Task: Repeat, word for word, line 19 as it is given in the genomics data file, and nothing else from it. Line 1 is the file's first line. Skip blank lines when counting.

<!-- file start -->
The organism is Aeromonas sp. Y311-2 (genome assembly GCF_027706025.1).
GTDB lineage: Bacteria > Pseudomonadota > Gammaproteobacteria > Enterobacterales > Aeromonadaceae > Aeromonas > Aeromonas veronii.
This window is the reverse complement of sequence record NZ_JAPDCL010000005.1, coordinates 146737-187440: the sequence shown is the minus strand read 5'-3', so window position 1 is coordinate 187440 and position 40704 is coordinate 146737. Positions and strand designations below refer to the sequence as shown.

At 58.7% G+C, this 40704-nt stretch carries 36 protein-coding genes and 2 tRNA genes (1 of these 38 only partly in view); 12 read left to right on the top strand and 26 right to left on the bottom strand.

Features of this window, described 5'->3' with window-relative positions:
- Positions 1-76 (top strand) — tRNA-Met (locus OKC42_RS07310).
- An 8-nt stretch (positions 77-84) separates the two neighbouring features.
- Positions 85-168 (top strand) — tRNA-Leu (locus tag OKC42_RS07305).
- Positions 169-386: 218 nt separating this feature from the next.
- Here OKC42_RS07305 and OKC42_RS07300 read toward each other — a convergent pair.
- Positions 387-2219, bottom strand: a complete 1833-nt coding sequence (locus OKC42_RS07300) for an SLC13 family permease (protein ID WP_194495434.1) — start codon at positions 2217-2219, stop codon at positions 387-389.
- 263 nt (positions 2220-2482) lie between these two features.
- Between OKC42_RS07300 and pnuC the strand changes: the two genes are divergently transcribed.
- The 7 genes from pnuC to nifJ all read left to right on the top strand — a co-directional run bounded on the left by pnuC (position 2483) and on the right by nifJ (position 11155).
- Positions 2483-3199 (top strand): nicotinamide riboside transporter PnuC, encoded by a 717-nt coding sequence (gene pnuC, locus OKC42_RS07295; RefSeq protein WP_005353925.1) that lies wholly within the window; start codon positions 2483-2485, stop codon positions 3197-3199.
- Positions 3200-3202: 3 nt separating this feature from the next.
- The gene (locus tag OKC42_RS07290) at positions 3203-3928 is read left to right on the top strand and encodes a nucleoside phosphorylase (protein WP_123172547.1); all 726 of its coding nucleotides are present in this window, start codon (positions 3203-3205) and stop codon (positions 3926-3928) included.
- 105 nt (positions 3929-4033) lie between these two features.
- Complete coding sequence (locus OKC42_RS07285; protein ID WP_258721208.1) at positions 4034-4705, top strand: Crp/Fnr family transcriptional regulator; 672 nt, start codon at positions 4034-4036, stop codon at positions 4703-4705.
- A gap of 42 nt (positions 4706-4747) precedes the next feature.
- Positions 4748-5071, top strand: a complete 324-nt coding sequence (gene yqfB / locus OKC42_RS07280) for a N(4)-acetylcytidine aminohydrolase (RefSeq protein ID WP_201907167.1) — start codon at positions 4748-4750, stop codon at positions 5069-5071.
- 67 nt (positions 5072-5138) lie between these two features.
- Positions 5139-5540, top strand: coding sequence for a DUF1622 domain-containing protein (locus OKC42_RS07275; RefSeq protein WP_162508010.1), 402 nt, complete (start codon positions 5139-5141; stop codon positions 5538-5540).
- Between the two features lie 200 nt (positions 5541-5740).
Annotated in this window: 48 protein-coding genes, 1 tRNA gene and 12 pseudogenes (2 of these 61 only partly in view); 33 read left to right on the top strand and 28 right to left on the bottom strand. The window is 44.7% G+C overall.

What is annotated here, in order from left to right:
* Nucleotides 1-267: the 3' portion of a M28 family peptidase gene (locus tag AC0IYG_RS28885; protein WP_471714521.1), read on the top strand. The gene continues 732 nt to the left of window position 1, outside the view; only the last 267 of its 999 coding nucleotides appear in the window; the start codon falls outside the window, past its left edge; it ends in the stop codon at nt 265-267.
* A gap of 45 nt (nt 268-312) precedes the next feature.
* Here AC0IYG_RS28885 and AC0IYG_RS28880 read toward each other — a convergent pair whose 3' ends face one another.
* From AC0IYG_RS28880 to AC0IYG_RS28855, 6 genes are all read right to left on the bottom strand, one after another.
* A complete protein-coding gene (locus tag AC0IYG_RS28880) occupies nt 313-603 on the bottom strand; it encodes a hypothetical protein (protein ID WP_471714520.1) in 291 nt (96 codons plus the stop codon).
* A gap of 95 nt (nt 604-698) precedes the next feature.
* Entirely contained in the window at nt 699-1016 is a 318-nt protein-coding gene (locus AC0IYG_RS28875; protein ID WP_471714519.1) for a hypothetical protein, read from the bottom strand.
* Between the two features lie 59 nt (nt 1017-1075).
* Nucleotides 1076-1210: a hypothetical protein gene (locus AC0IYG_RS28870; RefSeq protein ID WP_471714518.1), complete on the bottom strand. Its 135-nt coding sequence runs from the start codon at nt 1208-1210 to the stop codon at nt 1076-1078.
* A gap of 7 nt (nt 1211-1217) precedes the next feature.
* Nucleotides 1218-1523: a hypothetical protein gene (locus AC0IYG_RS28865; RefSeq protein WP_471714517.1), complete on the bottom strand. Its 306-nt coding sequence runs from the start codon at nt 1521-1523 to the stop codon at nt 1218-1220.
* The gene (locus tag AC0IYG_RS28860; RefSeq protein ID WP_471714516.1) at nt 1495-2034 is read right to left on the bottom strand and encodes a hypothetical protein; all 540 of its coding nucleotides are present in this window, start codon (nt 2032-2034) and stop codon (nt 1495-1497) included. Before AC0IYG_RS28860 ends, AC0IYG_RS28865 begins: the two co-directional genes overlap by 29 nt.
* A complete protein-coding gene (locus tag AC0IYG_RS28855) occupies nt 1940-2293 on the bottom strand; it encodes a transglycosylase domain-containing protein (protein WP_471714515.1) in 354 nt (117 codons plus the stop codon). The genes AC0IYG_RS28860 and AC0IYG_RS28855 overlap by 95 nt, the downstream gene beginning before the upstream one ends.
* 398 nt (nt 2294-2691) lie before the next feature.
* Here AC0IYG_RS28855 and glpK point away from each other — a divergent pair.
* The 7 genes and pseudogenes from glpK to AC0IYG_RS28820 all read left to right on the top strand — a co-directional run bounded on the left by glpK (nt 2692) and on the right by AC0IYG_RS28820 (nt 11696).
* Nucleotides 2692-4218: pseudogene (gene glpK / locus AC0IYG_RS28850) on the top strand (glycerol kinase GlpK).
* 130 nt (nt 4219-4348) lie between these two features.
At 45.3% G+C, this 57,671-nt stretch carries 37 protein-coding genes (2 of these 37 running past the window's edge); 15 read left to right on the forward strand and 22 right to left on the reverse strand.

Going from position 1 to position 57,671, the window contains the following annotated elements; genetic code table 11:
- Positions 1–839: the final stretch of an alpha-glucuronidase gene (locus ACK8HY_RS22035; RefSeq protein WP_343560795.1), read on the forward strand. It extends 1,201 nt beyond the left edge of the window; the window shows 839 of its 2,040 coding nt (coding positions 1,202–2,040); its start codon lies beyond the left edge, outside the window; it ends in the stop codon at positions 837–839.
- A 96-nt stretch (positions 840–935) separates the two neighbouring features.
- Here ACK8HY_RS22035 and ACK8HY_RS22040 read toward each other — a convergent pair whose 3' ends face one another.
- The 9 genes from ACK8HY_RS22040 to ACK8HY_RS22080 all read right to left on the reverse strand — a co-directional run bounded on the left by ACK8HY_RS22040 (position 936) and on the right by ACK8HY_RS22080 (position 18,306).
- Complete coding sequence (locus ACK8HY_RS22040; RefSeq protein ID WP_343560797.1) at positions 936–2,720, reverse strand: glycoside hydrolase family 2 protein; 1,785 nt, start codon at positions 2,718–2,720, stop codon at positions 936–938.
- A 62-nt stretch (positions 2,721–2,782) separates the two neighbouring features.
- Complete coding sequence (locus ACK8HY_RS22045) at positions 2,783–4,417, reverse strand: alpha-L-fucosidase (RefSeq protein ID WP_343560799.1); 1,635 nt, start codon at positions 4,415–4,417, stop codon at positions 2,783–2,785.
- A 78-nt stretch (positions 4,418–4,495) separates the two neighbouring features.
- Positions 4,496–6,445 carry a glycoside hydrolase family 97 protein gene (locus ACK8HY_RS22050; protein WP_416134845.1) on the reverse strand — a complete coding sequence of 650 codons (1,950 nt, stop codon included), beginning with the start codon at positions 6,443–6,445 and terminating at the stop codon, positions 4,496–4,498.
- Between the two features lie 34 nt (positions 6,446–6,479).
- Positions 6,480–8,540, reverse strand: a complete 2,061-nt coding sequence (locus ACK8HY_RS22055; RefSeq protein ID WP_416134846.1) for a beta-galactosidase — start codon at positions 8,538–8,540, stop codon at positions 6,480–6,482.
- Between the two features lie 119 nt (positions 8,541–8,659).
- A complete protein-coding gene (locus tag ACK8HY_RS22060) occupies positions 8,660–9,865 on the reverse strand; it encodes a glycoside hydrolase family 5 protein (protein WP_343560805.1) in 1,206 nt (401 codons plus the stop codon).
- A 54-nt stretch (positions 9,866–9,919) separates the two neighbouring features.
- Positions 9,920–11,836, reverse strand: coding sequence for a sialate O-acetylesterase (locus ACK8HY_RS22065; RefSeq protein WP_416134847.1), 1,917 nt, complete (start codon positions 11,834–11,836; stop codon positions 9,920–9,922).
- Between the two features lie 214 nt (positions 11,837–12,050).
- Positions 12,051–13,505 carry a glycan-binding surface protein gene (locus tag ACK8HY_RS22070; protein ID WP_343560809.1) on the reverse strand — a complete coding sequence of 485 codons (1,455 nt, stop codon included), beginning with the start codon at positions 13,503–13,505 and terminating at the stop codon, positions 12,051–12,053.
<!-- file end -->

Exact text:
- Complete coding sequence (locus OKC42_RS07285; protein ID WP_258721208.1) at positions 4034-4705, top strand: Crp/Fnr family transcriptional regulator; 672 nt, start codon at positions 4034-4036, stop codon at positions 4703-4705.